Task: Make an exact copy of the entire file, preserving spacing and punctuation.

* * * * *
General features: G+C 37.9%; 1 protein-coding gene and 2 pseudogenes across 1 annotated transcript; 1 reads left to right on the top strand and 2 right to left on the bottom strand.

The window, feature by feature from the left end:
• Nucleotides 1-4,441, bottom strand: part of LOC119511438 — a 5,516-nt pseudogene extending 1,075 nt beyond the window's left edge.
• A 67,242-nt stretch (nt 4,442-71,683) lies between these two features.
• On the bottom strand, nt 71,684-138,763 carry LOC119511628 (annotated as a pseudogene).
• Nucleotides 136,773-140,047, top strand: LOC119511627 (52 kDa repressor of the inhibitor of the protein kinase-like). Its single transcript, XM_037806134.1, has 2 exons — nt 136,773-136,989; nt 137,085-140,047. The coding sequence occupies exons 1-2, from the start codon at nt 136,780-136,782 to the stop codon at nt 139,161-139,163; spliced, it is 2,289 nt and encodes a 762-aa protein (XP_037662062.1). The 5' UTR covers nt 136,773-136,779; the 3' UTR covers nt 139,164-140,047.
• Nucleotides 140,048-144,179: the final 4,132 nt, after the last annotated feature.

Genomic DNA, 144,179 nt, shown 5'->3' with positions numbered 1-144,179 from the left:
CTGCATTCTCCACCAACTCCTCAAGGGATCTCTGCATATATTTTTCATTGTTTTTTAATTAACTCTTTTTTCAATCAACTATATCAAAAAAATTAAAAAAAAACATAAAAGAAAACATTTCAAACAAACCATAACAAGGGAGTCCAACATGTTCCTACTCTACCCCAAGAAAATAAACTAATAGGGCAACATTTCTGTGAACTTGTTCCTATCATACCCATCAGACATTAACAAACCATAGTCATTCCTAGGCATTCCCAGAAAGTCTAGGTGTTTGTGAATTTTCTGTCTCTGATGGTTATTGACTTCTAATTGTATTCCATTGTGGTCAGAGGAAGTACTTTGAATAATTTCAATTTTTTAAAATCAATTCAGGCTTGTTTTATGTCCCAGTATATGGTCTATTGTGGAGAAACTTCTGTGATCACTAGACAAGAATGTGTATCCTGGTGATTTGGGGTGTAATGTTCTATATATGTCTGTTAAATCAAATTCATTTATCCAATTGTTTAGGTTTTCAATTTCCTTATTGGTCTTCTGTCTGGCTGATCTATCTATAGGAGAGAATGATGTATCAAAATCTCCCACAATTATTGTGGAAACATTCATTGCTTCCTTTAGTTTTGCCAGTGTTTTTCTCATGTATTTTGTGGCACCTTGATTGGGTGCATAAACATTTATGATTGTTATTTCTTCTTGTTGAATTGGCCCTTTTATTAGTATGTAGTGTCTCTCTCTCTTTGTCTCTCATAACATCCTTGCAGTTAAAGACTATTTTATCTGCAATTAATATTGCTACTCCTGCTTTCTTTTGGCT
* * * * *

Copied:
General features: G+C 37.9%; 1 protein-coding gene and 2 pseudogenes across 1 annotated transcript; 1 reads left to right on the top strand and 2 right to left on the bottom strand.

The window, feature by feature from the left end:
• Nucleotides 1-4,441, bottom strand: part of LOC119511438 — a 5,516-nt pseudogene extending 1,075 nt beyond the window's left edge.
• A 67,242-nt stretch (nt 4,442-71,683) lies between these two features.
• On the bottom strand, nt 71,684-138,763 carry LOC119511628 (annotated as a pseudogene).
• Nucleotides 136,773-140,047, top strand: LOC119511627 (52 kDa repressor of the inhibitor of the protein kinase-like). Its single transcript, XM_037806134.1, has 2 exons — nt 136,773-136,989; nt 137,085-140,047. The coding sequence occupies exons 1-2, from the start codon at nt 136,780-136,782 to the stop codon at nt 139,161-139,163; spliced, it is 2,289 nt and encodes a 762-aa protein (XP_037662062.1). The 5' UTR covers nt 136,773-136,779; the 3' UTR covers nt 139,164-140,047.
• Nucleotides 140,048-144,179: the final 4,132 nt, after the last annotated feature.

Genomic DNA, 144,179 nt, shown 5'->3' with positions numbered 1-144,179 from the left:
CTGCATTCTCCACCAACTCCTCAAGGGATCTCTGCATATATTTTTCATTGTTTTTTAATTAACTCTTTTTTCAATCAACTATATCAAAAAAATTAAAAAAAAACATAAAAGAAAACATTTCAAACAAACCATAACAAGGGAGTCCAACATGTTCCTACTCTACCCCAAGAAAATAAACTAATAGGGCAACATTTCTGTGAACTTGTTCCTATCATACCCATCAGACATTAACAAACCATAGTCATTCCTAGGCATTCCCAGAAAGTCTAGGTGTTTGTGAATTTTCTGTCTCTGATGGTTATTGACTTCTAATTGTATTCCATTGTGGTCAGAGGAAGTACTTTGAATAATTTCAATTTTTTAAAATCAATTCAGGCTTGTTTTATGTCCCAGTATATGGTCTATTGTGGAGAAACTTCTGTGATCACTAGACAAGAATGTGTATCCTGGTGATTTGGGGTGTAATGTTCTATATATGTCTGTTAAATCAAATTCATTTATCCAATTGTTTAGGTTTTCAATTTCCTTATTGGTCTTCTGTCTGGCTGATCTATCTATAGGAGAGAATGATGTATCAAAATCTCCCACAATTATTGTGGAAACATTCATTGCTTCCTTTAGTTTTGCCAGTGTTTTTCTCATGTATTTTGTGGCACCTTGATTGGGTGCATAAACATTTATGATTGTTATTTCTTCTTGTTGAATTGGCCCTTTTATTAGTATGTAGTGTCTCTCTCTCTTTGTCTCTCATAACATCCTTGCAGTTAAAGACTATTTTATCTGCAATTAATATTGCTACTCCTGCTTTCTTTTGGCT